Sustainability in Healthcare: Introduction and Challenges

Sustainability in healthcare systems has been a hot topic for discussion for some time already, especially given the growing interest in reducing the environmental impact of our daily actions. How healthcare workers commute to work, provide their care, and which materials they use – all of these and other factors significantly affect the environment. Let’s not forget that day-to-day functioning of hospitals requires a fair bit of electricity – after all, tools used by doctors, EKG machines, but also, for example, G.E. medical systems and the entire infrastructure involved doesn’t run on water.

Using digital technologies in healthcare on a regular basis (such as) is one of the best solutions to bring environmental benefits. However, sustainability in healthcare brings more challenges than benefits at the moment.

Sustainability in Healthcare

In this article, we will look at the wide range of issues that healthcare professionals will face in terms of sustainability. Apart from creating quality environments and implementing solutions to maximize the likelihood of a sustainable system, they include assessing overall organizational impact and other things. Continue reading for an overview of sustainability in healthcare and the challenges it entails.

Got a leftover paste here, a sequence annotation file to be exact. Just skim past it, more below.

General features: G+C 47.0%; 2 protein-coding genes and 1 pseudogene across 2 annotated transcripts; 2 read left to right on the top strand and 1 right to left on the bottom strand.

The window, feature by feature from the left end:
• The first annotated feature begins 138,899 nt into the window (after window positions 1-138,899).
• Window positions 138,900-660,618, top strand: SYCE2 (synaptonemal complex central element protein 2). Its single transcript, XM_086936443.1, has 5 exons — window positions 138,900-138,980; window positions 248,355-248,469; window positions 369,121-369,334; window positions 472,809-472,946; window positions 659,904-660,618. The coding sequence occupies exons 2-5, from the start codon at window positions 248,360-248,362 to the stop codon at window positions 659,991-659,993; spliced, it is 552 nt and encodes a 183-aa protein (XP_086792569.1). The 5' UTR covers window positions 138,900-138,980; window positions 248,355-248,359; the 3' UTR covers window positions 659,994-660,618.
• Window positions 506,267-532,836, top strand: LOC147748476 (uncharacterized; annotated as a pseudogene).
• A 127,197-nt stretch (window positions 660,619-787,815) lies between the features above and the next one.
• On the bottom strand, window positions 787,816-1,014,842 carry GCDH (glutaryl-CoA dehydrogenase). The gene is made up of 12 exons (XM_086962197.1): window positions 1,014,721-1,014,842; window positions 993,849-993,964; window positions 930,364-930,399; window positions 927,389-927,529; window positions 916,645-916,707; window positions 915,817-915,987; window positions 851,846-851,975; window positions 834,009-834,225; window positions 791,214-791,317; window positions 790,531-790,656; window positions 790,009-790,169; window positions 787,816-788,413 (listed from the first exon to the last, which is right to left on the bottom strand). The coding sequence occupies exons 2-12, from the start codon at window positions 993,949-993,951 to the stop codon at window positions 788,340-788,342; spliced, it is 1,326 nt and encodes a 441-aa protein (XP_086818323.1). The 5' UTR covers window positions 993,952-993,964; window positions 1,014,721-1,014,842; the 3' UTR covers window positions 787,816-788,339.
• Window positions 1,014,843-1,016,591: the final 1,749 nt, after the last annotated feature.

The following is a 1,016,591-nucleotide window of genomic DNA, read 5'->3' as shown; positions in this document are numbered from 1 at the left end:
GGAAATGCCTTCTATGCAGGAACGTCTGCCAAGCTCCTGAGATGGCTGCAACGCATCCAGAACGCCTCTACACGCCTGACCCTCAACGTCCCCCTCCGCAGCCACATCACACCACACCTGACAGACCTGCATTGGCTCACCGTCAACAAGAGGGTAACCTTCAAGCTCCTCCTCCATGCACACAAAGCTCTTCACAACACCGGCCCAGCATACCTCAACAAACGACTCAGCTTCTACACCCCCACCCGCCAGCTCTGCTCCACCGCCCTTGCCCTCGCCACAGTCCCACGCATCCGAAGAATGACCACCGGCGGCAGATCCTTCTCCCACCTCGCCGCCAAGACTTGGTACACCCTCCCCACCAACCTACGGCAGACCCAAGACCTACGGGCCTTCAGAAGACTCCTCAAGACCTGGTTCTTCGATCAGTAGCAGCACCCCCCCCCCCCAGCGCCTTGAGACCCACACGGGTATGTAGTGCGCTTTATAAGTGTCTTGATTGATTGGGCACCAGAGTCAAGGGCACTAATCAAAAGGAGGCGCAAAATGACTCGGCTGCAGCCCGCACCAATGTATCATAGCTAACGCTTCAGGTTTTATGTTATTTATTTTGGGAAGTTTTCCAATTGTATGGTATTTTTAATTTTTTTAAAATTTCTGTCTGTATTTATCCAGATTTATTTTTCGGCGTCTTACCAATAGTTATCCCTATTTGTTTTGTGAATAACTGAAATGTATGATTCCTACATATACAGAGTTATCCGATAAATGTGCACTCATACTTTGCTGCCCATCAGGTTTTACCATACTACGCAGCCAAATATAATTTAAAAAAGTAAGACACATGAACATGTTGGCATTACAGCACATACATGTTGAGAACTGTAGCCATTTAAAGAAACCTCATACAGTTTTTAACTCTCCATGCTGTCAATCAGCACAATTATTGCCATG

How Can Healthcare Become Sustainable?

There are many ways to make healthcare more sustainable. One of the most common ways is to adopt environmentally friendly methods of working – for example, using recycled paper or energy saving light bulbs or sustainable medical waste management. While this may sound like an insignificant change, eco-friendly changes can make a big difference in the long term.

For example, if you’re considering switching your light bulbs to ones made with LEDs, you could save hundreds on your electricity bill each year. Now, if we consider that there are quite a few lights in hospitals, it comes as no surprise that such a move would have a great effect on the environment.

Another way that healthcare organizations can become sustainable is by making small changes to their existing practices or policies that lead to better usage of resources. For example, making it mandatory for the doctors to use reusable materials whenever possible during surgery, which will reduce the amount of waste generated.